Effect of awake craniotomy in glioblastoma in eloquent areas (GLIOMAP)...
Throughout the history of neurosurgery, awake craniotomies have been used for different indications with the overarching goal of enhancing safety. Meta-analyses based on cohorts of patients with low-grade glioma suggest that awake craniotomy could be valuable for increasing the extent of resection while preventing postoperative neurological deficits.
Evidence from small retrospective studies has supported the hypothesis that this approach could also be beneficial for patients with glioblastoma. However, discussion continues about the indication setting of awake surgery in these patients because its impact in clinically important subgroups is still unknown.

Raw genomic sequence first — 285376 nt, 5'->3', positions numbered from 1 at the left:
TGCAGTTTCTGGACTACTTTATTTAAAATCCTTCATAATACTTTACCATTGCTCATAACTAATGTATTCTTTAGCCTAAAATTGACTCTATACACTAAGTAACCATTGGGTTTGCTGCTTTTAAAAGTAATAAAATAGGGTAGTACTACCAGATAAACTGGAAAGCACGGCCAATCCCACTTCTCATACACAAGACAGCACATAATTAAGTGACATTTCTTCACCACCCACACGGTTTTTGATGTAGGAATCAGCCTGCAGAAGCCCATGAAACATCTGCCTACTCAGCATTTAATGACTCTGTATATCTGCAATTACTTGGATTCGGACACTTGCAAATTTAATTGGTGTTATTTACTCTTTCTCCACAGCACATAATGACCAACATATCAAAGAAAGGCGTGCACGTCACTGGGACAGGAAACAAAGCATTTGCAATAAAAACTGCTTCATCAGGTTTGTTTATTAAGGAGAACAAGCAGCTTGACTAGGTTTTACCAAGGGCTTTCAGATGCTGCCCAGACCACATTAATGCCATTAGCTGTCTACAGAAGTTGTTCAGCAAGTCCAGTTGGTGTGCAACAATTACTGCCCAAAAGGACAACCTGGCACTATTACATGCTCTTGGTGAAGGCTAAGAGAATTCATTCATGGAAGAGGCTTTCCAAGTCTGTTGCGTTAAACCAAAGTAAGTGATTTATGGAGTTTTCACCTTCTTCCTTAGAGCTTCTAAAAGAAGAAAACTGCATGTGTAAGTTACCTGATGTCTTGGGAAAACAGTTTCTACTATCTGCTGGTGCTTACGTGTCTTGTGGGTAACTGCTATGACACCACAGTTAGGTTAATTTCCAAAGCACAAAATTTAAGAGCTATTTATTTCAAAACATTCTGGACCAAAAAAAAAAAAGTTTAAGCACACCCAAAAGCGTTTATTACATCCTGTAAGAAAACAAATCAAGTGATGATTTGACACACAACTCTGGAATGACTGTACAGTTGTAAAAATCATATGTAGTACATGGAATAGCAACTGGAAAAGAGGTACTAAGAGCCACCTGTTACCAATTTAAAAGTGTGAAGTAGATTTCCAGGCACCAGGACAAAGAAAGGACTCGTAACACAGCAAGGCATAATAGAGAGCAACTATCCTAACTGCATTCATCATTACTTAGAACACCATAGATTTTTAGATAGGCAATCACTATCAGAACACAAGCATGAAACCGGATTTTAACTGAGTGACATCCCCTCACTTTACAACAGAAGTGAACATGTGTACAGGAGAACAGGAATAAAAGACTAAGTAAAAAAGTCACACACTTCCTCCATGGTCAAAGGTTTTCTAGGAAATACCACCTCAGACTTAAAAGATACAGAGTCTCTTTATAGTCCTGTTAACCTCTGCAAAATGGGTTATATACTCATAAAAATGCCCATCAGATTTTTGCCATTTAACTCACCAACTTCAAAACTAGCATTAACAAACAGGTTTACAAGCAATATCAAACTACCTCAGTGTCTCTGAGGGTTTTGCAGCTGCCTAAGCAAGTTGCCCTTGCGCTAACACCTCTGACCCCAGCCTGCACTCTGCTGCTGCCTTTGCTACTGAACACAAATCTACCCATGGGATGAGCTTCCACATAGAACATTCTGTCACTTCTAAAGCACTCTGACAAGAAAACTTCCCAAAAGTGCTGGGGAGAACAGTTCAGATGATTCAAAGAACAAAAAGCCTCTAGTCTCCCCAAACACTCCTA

The international, multicentre GLIOMAP study assessed the association between awake mapping and survival, functional, neurological, and radiological outcomes in 1047 patients with eloquent, primary glioblastoma. This is the first study to assess the effect of this approach in clinically relevant patient subgroups.
In the overall matched cohort, awake craniotomy versus asleep resection resulted in fewer neurological deficits at 3 months (p = 0.019) and 6 months (p = 0.0048) postoperatively, longer overall survival (p = 0.00054) and progression-free survival (p = 0.0060). In subgroup analyses, awake craniotomy was especially useful to improve postoperative outcomes in patients younger than 70 years, with a NIHSS score of 0–1, or a preoperative KPS of 90–100. For patients aged 70 years and older, with a preoperative NIHSS scores of 2 or higher, or a preoperative KPS of 80 or lower, it should be considered with the goal of preventing late neurological morbidity.
These findings, therefore, provide neurosurgeons with the evidence to assess the optimal surgical strategy and to improve the decision-making process in individual patients with glioblastoma.
Author: Cleiton Formentin is a Neurological Surgeon from University of Campinas (UNICAMP) and a former Neurosurgical Oncology fellow.